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King Charles III on Australian Coins

By CAA    |   Friday, 29 December 2023

King Charles III on Australian Coins

The Albanese Government released on October 5 the effigy of King Charles III which will start appearing on circulating coins produced by the Royal Australian Mint in 2024.

The new effigy is the official Commonwealth Effigy designed by The Royal Mint in London with Royal Approval. The first coin to have the King's effigy will be the $1 coin. The coins will start appearing in banks and cash registers across the country before Christmas. The other denominations will be progressively released in 2024, based on bank demand.

The last change of Monarch was more than 70 years ago. While there is precedent for the process of transitioning the new effigy on our coins, the process has changed significantly since that time. The Mint will be guided by the Australian Government and associated authorities on protocols and timings for the proposed change.

For seven decades, Australians have seen a Queen on their coins. Every decimal currency coin has featured Queen Elizabeth II. Now, for the first time since 1953, the King's effigy will appear on an Australian coin. For most Australians, this will be the first time they have held in their hands a coin with a King.

As is traditional, the new effigy will switch direction. Queen Elizabeth II faced to the right. King Charles III will face to the left.

- Andrew Leigh, Assistant Minister for Employment, Competition, Charities and Treasury

The first circulating coins with the new effigy will be released by banks and distribution partners. The first collector and investment coins bearing the King's effigy are expected to be available for sale early 2024.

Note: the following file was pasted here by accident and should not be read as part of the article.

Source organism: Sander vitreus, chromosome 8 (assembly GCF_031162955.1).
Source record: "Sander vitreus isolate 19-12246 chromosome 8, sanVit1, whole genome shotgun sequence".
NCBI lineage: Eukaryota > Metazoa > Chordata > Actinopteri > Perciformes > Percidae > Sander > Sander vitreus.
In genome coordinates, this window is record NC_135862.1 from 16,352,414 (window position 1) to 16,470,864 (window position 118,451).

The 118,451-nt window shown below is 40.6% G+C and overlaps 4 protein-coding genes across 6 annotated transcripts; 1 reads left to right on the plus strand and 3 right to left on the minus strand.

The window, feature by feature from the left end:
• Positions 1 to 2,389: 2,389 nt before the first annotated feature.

When there is a new Monarch, the Royal Australian Mint will be guided by the Australian Government on what to depict on the obverse of Australian coins. The effigy transition process from Her Majesty Queen Elizabeth II to King Charles III may go as follows:

Receive Royal Approved portrait from the Royal Mint.

Portrait is incorporated into the obverse designs for all coin denominations and sizes.

Royal Australian Mint undergoes trialling of new coins.

Currency determination.


Release of new coins through banks and distribution partners.

The King will not wear a crown on Australian coins as with some previous British kings, and unlike The Queen. The choice to wear a crown is a personal one of the Monarch. Not all Commonwealth nations use the same effigy at the present (like Canada). The effigy is granted to Commonwealth Nations upon request to the Royal Mint.

Existing coins will continue to remain in circulation until they are recycled due to wear and tear. Coins with the effigy of King Charles III will gradually replace the old coins. There will not be a recall of coins currently in circulation and they will remain legal tender.

As Australia's circulating coin manufacturer, we appreciate the importance of the transition, and we are applying our considerable skill and expertise producing Australia's coins bearing the new royal effigy.

The staff at the Mint have been very deliberate and measured in the steps to date, and we are now well positioned to expand into production.

- Leigh Gordon, Royal Australian Mint CEO

The legal responsibility for deciding the design of Australia's circulating coins resides with the Treasurer. Traditionally, Australian legal tender coins bear the effigy of the Monarch on the obverse. There is no royal prerogative or legal requirement for this to be the case. Given Australia is a Commonwealth nation, the Royal Australian Mint will continue to design, manufacture and distribute Australian coins featuring the reigning monarch on the obverse until such time that it is instructed to do otherwise from the Australian Government.

Queen Elizabeth II, longest-serving monarch, has died on September 8, 2022, at Balmoral aged 96, after reigning for 70 years. Since opening in 1965, the Royal Australian Mint has produced over 15 billion decimal coins bearing the effigy of Queen Elizabeth II. Once coins are released into circulation there is not a way of monitoring exactly how many remain in circulation. Up until 2016, the Mint had produced 15 billion, 689 million and 130 thousand circulating coins. Mintages after this time are tentative.

Since Her Majesty Queen Elizabeth II's coronation in 1953, six effigies of the Queen have appeared on Australian coin obverses. Previous effigies were designed by Mary Gillick (1953), Arnold Machin (1966), Raphael Maklouf (1985), and Ian Rank-Broadley (1998). During 2000, Royal Australian Mint designer Vladimir Gottwald's effigy was used on the 2000 50c Royal Visit coin, and a number of numismatic coins since. The most recent effigy of Her Majesty, designed by Jody Clark, is the sixth effigy to appear on Australian coinage. This effigy has been used since 2019.

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